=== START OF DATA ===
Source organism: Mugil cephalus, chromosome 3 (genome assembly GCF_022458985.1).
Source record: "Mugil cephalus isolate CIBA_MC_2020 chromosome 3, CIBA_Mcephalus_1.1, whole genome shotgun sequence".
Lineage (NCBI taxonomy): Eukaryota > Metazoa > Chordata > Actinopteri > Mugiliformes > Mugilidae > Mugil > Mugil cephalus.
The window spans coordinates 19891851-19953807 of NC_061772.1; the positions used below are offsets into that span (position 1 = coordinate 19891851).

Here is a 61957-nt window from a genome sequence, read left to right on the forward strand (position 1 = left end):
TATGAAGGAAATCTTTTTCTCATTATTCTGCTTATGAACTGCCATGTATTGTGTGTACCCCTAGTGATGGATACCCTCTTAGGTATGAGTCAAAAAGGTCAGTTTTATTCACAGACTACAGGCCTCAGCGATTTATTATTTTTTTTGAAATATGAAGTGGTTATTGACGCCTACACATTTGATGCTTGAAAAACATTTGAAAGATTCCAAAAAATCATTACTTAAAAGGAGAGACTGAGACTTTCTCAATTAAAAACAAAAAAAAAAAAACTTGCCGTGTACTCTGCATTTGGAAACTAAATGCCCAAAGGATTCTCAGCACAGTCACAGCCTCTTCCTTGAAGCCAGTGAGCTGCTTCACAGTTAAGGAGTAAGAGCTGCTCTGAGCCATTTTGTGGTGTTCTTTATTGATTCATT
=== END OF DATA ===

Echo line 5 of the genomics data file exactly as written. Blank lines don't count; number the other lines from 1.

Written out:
Here is a 61957-nt window from a genome sequence, read left to right on the forward strand (position 1 = left end):